Kasia Kordas and Christopher Roithmayr

June 17, 2017 in Chicago

Hello there

The first fireworks between them were small and literal. Standing on a Yunnan Province street with a group of American college students, Chris tossed Pop-Its he'd bought from a street vendor at Kasia's feet, hoping the tiny white noisemakers would catch her attention.

Chris, a Paoli/Malvern native, studied sports and event management and business administration at Elon University in North Carolina. Kasia, who's from Chicago, studied economics and Chinese at Loyola University. Both were part of the same Beijing study-abroad program in January 2011. Days before he showered her with Pop-Its, Chris had noticed Kasia step off her bus and was wowed.

Kasia realized someone was flirting with someone but wasn't sure Chris was flirting with her. That March, they and a dozen other study-abroad students took a spring break side trip to Chengdu. Chris walked into an Irish bar and ordered a plate of nachos, which looked darned divine to Kasia.

"Could I have some?" she asked hopefully. "Yes," he said. "But if you have some, it counts as our first date."

Kasia heard nothing beyond "yes." "I was excited about the nachos," she admits. "Hey, it counted for me!" Chris said.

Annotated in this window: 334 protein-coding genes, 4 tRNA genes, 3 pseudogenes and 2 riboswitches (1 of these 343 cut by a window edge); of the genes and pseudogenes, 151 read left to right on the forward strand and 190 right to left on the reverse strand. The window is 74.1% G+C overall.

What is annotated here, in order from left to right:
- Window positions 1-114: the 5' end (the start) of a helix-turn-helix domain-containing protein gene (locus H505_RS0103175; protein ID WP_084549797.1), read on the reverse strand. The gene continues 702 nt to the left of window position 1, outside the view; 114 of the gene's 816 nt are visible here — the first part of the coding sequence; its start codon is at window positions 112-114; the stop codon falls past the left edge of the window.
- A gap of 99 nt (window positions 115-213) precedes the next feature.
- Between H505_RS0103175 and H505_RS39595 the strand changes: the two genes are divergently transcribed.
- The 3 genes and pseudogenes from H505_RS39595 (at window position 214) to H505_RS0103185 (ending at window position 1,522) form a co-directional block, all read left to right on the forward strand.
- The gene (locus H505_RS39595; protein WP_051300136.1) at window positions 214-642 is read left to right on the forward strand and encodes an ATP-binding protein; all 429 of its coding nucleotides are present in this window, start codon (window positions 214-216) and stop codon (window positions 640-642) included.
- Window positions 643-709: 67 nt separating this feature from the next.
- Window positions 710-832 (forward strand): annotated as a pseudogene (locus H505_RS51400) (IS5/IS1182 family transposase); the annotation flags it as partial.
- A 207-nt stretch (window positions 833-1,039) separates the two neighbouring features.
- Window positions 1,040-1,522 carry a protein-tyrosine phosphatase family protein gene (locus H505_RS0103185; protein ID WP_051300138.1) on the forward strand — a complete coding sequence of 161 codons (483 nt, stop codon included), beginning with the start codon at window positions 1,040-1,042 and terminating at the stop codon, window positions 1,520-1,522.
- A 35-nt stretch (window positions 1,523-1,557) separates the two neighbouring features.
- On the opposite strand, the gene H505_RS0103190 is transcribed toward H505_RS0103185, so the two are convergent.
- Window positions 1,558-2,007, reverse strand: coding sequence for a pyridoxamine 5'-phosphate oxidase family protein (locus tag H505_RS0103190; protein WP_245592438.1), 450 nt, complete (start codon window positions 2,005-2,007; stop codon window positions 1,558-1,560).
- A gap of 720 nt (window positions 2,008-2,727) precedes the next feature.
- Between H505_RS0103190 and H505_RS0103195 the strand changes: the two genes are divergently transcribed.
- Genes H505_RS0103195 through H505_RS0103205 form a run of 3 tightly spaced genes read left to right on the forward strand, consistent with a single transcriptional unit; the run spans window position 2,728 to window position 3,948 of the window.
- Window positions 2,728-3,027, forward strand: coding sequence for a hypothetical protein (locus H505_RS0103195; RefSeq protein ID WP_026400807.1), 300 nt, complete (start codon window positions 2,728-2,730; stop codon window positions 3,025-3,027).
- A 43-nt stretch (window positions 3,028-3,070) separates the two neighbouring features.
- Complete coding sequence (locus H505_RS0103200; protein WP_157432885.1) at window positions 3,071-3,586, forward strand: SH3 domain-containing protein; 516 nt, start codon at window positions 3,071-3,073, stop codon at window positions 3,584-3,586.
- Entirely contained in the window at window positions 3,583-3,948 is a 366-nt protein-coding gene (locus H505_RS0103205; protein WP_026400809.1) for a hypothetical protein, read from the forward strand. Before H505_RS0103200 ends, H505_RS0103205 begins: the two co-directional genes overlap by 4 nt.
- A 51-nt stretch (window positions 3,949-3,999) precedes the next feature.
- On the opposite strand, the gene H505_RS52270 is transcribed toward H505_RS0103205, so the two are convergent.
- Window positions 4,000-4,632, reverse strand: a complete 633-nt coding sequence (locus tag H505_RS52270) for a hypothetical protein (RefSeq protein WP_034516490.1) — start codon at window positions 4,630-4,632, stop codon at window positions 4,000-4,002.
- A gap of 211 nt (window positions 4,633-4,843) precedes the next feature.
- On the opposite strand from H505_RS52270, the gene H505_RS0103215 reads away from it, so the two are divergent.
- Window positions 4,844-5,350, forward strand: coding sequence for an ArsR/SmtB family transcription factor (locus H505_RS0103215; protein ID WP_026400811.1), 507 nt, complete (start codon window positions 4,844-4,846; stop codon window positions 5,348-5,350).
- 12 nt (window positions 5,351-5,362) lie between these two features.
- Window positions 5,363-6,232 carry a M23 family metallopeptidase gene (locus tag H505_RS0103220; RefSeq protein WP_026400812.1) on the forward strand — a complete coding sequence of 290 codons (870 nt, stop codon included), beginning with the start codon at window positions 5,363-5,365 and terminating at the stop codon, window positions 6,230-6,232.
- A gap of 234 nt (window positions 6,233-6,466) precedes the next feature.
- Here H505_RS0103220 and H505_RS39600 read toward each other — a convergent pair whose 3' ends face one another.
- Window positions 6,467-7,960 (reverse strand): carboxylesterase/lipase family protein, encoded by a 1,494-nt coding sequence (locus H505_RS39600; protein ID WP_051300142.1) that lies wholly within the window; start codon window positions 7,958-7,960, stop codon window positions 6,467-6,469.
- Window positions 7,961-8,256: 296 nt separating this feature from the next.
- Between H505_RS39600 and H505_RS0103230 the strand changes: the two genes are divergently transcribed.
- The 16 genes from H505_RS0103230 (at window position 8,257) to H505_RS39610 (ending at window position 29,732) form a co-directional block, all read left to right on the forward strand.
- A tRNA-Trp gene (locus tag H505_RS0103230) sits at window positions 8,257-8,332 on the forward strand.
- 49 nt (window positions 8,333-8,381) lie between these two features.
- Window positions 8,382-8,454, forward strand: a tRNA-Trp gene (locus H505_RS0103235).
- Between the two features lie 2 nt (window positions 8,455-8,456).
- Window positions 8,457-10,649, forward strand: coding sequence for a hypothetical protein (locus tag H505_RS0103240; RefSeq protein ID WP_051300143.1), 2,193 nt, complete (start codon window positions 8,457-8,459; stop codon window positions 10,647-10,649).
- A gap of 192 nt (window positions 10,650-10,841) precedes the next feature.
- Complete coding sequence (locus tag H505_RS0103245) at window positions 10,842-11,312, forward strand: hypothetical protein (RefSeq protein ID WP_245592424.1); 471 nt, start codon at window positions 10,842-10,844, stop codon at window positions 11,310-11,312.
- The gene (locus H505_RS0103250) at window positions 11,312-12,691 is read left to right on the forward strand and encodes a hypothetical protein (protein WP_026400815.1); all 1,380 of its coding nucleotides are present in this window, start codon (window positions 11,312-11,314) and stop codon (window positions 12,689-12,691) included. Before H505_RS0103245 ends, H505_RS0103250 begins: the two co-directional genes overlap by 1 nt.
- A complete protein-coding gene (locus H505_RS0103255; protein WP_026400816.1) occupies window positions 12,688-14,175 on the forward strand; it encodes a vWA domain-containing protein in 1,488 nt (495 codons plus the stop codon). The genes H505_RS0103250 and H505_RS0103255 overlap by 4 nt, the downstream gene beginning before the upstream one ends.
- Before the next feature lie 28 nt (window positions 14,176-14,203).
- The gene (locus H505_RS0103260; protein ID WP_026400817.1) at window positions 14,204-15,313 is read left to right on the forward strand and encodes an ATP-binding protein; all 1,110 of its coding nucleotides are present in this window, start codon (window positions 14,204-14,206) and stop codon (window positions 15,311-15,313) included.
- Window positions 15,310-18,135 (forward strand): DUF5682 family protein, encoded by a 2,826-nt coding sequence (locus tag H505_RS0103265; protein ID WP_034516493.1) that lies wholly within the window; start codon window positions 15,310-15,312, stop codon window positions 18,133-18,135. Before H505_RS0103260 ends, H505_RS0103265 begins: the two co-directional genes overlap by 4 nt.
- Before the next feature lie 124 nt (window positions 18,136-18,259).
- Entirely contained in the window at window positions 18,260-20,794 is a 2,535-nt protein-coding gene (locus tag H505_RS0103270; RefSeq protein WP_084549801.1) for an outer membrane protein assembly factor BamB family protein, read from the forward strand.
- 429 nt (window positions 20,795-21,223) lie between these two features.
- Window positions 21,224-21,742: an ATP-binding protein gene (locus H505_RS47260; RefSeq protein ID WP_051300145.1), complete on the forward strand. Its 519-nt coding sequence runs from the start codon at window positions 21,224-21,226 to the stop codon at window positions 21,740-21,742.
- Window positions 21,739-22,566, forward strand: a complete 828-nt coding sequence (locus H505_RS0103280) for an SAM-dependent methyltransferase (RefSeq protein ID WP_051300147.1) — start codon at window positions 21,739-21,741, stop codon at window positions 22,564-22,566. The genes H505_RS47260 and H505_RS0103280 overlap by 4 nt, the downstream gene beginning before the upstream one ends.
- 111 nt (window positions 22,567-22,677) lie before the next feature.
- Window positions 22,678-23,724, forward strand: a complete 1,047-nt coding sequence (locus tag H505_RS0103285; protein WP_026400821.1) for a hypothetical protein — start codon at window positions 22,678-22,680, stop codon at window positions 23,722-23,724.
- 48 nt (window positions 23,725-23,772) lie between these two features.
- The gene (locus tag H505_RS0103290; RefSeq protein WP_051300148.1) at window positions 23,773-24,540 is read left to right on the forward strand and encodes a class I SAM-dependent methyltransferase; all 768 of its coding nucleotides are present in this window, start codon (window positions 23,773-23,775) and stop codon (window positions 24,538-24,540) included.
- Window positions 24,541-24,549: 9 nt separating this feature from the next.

A guy who shares his nachos is a good guy, and, back in Beijing, Kasia accepted Chris' invitation for dinner at an Italian place called Annie's. Then they binge-watched the entire Dexter series together.

"It was so easy to talk to each other. And Kasia got my sense of humor," which tends toward dad-joke corny, Chris said.

"He was really fun to hang out with, and such a nice person," Kasia said. She knew she was falling for him when she was willing to get up at 7 a.m. China time to watch the Sixers and Flyers.

Kasia and Chris acknowledged they were in big-time like but agreed distance would part them when he returned to Pennsylvania, then North Carolina, and she to Chicago, then back to Beijing.

That was the theory.

After a family vacation, Kasia sent Chris a 3 a.m. text saying she had landed safely in Chicago. Chris was up, so he called her. "We are talking all the time, and we like each other a lot," he said. "Let's just try to make this work."

They visited each other that summer, then turned to Skype when she went back to China.